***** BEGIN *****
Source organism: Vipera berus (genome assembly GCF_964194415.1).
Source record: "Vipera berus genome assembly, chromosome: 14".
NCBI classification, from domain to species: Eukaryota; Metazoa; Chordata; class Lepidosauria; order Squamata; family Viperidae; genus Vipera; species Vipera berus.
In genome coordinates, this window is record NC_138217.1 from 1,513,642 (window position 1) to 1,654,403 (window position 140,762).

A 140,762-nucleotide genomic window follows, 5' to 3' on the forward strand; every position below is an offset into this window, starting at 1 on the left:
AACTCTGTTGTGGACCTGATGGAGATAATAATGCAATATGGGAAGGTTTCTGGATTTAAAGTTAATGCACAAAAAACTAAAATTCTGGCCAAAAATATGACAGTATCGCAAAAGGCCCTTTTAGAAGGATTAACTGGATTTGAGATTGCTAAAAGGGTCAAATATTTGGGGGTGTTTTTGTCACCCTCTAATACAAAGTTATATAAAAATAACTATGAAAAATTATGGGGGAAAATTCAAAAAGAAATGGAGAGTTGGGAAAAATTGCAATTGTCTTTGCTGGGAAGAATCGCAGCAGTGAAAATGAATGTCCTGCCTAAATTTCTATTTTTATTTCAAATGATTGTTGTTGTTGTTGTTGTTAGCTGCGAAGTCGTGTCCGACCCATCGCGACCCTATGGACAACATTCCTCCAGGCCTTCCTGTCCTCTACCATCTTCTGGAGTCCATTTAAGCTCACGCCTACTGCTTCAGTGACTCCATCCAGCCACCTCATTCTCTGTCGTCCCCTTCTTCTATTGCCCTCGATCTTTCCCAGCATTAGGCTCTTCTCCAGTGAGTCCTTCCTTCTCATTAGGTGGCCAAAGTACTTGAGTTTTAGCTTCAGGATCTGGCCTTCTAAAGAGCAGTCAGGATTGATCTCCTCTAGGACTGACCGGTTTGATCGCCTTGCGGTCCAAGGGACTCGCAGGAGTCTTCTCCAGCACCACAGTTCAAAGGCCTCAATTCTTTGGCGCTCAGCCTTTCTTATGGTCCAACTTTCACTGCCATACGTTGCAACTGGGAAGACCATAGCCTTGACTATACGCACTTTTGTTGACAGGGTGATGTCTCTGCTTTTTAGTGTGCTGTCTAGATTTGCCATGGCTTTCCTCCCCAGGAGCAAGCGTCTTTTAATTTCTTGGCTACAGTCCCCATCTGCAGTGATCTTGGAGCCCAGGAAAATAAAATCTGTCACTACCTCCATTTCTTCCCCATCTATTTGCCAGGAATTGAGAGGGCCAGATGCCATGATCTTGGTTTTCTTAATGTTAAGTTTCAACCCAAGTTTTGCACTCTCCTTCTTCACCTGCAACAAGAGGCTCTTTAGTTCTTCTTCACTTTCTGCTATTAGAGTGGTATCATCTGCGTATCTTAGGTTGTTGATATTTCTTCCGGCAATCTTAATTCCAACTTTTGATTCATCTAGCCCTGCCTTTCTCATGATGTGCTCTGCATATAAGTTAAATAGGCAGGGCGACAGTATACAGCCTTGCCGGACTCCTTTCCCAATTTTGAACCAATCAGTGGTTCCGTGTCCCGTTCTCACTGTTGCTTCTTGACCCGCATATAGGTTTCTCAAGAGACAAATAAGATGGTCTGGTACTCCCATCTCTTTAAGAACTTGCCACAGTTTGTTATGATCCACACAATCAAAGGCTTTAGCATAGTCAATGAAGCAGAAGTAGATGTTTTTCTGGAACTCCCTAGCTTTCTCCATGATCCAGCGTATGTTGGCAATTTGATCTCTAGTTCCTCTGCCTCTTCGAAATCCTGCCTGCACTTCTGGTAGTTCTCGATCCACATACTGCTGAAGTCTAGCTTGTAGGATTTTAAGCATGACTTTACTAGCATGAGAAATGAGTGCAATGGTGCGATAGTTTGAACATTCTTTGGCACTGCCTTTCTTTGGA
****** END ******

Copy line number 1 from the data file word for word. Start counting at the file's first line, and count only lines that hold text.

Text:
Source organism: Vipera berus (genome assembly GCF_964194415.1).